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WASHINGTON — A new pilot program that aims to curb prescription drug abuse among patients will be tested in Indiana and Ohio.
Created by the Department of Health and Human Services' Office of the National Coordinator for Health Information Technology, the projects — funded by the Substance Abuse and Mental Health Services Administration and managed by ONC in collaboration with SAMHSA, the Centers for Disease Control and Prevention and the Office of National Drug Control Policy — will measure the effects of expanding and improving access to prescription drug monitoring programs and are part of the Obama administration's comprehensive efforts to reduce the prescription drug abuse epidemic.
The pilot project in Indiana will demonstrate how emergency department staff can receive a patient's controlled substance prescription history directly through the Regenstrief Medical Record System, a care management system used by Wishard Health Services — a community health system in Indianapolis — and other hospitals. The project is a collaboration between ONC, Regenstrief, Wishard, the National Association of Boards of Pharmacy, Appriss and the state of Indiana.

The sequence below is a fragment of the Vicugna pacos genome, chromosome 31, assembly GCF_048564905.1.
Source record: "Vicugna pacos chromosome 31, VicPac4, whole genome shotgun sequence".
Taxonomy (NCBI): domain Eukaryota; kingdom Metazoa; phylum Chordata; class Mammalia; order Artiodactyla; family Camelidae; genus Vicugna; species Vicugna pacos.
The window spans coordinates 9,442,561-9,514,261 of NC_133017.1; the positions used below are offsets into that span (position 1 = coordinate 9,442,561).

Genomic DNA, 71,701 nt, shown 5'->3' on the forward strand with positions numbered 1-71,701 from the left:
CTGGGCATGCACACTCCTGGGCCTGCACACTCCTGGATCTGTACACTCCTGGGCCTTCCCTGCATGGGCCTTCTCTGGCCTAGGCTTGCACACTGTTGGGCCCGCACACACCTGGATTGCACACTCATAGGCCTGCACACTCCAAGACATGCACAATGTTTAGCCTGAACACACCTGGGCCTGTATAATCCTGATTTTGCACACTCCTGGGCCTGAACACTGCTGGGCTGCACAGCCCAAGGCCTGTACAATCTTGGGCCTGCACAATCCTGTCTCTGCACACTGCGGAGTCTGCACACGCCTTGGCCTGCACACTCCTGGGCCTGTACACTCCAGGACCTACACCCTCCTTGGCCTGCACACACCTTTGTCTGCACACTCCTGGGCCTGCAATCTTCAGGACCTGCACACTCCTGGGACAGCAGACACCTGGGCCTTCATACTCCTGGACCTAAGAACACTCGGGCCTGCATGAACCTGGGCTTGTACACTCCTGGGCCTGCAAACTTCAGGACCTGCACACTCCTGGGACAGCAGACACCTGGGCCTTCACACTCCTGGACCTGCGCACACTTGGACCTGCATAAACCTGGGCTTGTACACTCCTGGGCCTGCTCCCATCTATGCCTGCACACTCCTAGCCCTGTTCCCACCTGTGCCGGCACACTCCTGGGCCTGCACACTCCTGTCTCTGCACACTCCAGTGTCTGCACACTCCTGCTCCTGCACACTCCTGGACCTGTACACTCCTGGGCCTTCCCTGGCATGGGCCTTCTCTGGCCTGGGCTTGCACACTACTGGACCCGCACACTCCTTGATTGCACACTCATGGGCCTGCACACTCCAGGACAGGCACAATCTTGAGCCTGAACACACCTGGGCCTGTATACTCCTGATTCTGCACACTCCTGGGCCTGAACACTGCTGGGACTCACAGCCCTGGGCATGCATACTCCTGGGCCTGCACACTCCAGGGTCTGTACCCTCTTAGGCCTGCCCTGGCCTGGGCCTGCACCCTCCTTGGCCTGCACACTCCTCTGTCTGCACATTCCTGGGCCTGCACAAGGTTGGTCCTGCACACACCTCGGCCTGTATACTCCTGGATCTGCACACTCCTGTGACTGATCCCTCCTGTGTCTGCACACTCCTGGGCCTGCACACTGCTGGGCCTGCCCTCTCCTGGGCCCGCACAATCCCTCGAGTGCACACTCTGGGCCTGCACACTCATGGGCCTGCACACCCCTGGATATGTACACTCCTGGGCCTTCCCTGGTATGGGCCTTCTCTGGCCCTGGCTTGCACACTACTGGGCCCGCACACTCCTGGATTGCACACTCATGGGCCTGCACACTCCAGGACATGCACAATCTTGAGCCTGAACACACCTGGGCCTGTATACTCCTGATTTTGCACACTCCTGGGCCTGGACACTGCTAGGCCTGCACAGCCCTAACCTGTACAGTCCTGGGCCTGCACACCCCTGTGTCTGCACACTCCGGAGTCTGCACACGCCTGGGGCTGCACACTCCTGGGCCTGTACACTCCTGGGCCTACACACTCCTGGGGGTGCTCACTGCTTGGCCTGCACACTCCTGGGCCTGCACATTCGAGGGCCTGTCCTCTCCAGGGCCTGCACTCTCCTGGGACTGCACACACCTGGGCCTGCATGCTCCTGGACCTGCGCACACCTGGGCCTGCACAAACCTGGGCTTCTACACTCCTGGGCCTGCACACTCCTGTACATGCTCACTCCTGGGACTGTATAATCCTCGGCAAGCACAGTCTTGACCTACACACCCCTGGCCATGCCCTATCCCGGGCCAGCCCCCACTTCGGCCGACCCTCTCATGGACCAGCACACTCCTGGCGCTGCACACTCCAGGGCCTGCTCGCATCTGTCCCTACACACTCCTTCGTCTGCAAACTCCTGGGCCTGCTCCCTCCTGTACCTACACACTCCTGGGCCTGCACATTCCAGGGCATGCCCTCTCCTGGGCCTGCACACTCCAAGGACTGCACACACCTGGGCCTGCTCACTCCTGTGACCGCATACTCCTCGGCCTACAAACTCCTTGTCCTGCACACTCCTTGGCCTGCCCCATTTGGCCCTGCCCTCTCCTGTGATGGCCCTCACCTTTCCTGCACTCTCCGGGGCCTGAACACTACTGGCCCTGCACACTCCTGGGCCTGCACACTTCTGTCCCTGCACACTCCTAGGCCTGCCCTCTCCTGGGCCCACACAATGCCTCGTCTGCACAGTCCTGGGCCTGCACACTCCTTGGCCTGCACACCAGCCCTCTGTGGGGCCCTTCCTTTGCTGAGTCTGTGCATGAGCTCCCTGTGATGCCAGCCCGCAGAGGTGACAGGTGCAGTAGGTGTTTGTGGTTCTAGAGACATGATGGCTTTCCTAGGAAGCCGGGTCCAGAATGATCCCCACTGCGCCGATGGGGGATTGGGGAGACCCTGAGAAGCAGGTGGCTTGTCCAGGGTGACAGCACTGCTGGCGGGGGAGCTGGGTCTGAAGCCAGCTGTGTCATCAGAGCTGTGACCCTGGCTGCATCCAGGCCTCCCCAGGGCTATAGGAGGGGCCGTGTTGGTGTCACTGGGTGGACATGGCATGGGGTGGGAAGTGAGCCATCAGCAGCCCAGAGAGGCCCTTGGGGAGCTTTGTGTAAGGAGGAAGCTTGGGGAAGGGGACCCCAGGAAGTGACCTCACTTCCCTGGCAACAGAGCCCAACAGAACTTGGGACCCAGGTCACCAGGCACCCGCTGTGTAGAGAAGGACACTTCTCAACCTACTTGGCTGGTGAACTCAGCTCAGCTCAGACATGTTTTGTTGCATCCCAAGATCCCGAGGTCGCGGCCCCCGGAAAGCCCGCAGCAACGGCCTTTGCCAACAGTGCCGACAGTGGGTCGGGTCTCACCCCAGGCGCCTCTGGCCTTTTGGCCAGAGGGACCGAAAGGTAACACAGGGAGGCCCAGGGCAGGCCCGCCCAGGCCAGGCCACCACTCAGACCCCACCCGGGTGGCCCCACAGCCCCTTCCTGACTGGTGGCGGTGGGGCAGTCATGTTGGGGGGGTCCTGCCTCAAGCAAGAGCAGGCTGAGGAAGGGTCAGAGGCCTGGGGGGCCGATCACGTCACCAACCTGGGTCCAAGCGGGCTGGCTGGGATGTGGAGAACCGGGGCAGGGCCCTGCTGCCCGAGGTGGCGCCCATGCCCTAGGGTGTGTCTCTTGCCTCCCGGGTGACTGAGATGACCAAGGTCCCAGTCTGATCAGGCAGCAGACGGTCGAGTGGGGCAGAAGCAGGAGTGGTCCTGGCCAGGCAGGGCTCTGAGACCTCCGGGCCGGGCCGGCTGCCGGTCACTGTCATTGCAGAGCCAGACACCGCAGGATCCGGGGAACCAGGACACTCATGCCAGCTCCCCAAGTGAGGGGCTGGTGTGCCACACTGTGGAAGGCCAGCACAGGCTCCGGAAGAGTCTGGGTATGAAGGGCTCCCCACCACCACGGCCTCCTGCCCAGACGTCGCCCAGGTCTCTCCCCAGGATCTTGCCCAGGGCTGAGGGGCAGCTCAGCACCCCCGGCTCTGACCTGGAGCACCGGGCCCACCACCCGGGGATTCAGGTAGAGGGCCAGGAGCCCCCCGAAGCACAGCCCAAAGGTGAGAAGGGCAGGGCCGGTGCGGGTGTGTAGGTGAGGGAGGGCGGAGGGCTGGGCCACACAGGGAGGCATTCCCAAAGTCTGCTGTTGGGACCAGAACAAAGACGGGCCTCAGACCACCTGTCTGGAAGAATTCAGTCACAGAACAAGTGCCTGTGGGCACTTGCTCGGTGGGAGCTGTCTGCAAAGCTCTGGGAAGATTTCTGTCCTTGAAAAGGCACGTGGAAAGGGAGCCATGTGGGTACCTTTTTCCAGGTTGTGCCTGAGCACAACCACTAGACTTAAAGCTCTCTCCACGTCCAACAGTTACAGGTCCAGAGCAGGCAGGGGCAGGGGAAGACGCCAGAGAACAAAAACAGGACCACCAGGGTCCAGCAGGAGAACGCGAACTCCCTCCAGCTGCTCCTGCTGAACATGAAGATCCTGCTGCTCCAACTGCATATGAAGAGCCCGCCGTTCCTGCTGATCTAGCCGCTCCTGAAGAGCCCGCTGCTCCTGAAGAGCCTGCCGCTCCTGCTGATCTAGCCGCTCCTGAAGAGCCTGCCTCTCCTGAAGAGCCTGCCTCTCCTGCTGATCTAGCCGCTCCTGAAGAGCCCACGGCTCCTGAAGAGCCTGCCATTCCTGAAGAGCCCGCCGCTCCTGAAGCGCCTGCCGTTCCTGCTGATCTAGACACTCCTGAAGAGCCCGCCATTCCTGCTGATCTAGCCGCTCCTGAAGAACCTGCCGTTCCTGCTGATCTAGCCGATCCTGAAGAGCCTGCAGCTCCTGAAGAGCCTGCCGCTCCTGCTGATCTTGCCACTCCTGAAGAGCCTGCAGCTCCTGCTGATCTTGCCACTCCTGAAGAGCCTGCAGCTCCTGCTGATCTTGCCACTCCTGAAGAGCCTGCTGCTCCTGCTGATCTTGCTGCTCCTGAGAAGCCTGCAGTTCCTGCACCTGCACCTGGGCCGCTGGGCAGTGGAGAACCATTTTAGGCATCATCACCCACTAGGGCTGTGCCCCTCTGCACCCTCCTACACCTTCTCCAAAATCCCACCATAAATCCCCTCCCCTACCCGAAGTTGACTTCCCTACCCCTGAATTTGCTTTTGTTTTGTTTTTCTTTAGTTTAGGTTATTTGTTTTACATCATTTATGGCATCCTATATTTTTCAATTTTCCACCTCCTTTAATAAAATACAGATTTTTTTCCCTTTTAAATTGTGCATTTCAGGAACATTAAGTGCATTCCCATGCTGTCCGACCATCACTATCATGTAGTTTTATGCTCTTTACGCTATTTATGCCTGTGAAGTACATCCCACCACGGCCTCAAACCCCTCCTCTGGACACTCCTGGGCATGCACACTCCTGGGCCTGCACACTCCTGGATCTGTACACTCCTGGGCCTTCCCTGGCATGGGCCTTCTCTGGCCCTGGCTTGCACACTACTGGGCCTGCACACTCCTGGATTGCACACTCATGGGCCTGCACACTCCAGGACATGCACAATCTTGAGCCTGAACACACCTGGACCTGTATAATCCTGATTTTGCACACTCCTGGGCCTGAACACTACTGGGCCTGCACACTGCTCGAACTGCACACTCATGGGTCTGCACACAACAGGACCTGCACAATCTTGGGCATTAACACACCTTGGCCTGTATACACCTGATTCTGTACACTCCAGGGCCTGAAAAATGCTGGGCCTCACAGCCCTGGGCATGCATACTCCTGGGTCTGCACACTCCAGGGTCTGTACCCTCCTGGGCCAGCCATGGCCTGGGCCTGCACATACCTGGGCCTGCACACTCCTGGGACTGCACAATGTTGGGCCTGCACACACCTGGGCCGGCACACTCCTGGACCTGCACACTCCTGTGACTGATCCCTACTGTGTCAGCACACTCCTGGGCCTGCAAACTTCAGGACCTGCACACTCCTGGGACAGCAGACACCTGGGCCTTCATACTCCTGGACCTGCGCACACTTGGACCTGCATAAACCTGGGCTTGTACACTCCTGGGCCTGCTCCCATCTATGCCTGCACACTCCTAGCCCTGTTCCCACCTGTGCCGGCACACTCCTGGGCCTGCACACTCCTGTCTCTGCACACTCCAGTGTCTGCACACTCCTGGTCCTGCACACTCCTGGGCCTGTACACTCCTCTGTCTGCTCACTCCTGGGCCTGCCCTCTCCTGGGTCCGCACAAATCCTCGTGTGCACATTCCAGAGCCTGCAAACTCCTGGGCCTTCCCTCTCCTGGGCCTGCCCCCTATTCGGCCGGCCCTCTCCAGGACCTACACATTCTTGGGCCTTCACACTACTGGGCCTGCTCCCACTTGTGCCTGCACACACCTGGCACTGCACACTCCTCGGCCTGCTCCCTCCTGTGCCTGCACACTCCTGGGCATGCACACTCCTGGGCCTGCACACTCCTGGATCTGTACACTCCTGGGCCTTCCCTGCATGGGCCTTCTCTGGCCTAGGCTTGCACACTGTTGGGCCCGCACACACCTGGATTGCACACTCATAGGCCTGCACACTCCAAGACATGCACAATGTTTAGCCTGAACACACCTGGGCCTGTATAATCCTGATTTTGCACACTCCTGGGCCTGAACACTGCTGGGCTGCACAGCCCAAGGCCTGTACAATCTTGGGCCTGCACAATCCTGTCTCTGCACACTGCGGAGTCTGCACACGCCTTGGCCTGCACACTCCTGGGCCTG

Meanwhile, the Ohio pilot project will test the impact of having a drug risk indicator in the electronic health record and how that affects clinical decision making. The Ohio project is a collaboration with the Springfield Center for Family Medicine, Eagle Software Corp.'s NARxCHECK, the state of Ohio and MITRE.
"Technology plays a critical role in our comprehensive efforts to address our nation's prescription drug abuse epidemic," said Gil Kerlikowske, director of National Drug Control Policy. "Together with education, proper disposal practices, and enforcement, improving existing prescription monitoring programs is a priority for this administration. We hope these innovative pilots will help usher in an era of 'PDMPs 2.0' across the nation to improve real-time data sharing among, increase interoperability of data among states, and expand the number of people using these important tools."